RSC Mardi Gras parades its way to campus


Carina Snow

Assistant Editor

 

Mardi Gras is coming to campus with a parade, mask contests, live jazz music and free southern-style food on March 4.

A penny drive between student clubs and staff associations to elect king and queen of carnival, a Mardi Gras tradition, began Feb. 27 at the Student Activities Office.

Only pennies count as a vote for a club; all silver change or paper money counts as a vote against that club. All proceeds will benefit the Rose State College Foundation.

The parade begins shortly after noon in the main dining hall of the Student Center, where a live band will play throughout the event, and refreshments including sausage, red beans and rice, cupcakes, and punch provided by Chartwell’s Food Service will be available.

A Dixie-style jazz band will lead the parade, which will move through buildings around campus, summoning professors, students, and staff of the college to join in the festivities. Parade-goers can expect to be thrown candy, beads, and other Mardi Gras goodies.

Still life photo of New Orleans  themed items including masks, beads, and even a gator head.

A mask contest will be held at the first Mardi Gras event ever held at RSC on March 4. The event takes place in the main dining hall of the Student Center from 11:30 a.m.-2:30 p.m. where participants can enjoy live music, free food and a parade. (Photo illustration by Carina Snow and Melissa Bednarek)

A mask contest, which will be voted on via D2L, will award students, faculty, and staff with prizes in two separate contests. Traditional Mardi Gras masks, as well as hand-crafted creations, are eligible.

Balloon Bouquets, consisting of three Mardi Gras-colored (traditionally green, purple, and gold) balloons, one party mask, one party horn, a derby hat, and three beaded necklaces are available to faculty and staff for $5.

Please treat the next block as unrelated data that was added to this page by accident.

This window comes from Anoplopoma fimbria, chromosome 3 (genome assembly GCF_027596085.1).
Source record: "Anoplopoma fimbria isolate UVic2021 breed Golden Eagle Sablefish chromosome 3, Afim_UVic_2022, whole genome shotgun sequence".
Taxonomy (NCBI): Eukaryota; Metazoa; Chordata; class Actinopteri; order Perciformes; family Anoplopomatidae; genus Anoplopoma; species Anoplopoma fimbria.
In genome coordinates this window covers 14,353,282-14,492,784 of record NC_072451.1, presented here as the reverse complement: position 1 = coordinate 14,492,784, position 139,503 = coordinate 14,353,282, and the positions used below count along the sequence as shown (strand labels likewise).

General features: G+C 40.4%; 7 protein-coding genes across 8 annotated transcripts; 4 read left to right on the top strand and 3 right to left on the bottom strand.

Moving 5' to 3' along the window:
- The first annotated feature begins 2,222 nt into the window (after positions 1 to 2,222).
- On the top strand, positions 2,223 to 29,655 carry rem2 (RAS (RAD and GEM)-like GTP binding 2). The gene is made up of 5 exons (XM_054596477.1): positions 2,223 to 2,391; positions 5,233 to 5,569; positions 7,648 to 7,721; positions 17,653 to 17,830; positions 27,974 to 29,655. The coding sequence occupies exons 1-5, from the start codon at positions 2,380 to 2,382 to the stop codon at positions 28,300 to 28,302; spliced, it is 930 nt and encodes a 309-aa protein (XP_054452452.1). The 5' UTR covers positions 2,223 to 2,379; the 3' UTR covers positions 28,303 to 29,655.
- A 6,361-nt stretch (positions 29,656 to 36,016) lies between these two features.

Crystal Myers, RSC Information Technology Services support assistant, said the Faculty Association, Professional/Administrative Staff Association, Classified Staff Association, President’s Office and Student Senate collaborated to make Mardi Gras at RSC possible.

“This is the first time we’ve ever had an event like this on campus,” Myers said.

She explained that when the committees met to decide what seasonal event could provide the most enjoyment for the entire campus, Mardi Gras stuck out because it is a lively, fun occasion that has never before been officially celebrated at RSC.

“We really want to share an event that we all can come together on,” Myers said.

“We are going to go out with the Jazz band marching through the buildings…picking people up as we go. We are going to be tossing beads and candy and just making a racket,” she said.

Mardi Gras, which means “Fat Tuesday” in French, is a festival of merriment, food, and excess that represents the day before the beginning of the Catholic Lenten fast on Ash Wednesday.

Many Christians regard Lent as a time of repentance, moderation, and spiritual discipline in preparation for the Easter holiday, according to http://rcg.org/articles/ttmol.html, so Mardi Gras serves as an indulgence before the 40-day fast.

The New Orleans Mardi Gras tradition is reputed to have begun when French explorer Pierre Le Moyne Sieur d’Iberville arrived in North America on the day France was celebrating Mardi Gras.

To honor his native country, d’Iberville named the site of his camp, roughly 60 miles south of New Orleans, “Point du Mardi Gras,” according to http://www.neworleanscvb.com/calendar-events/mardi-gras/history/.

 

 

 

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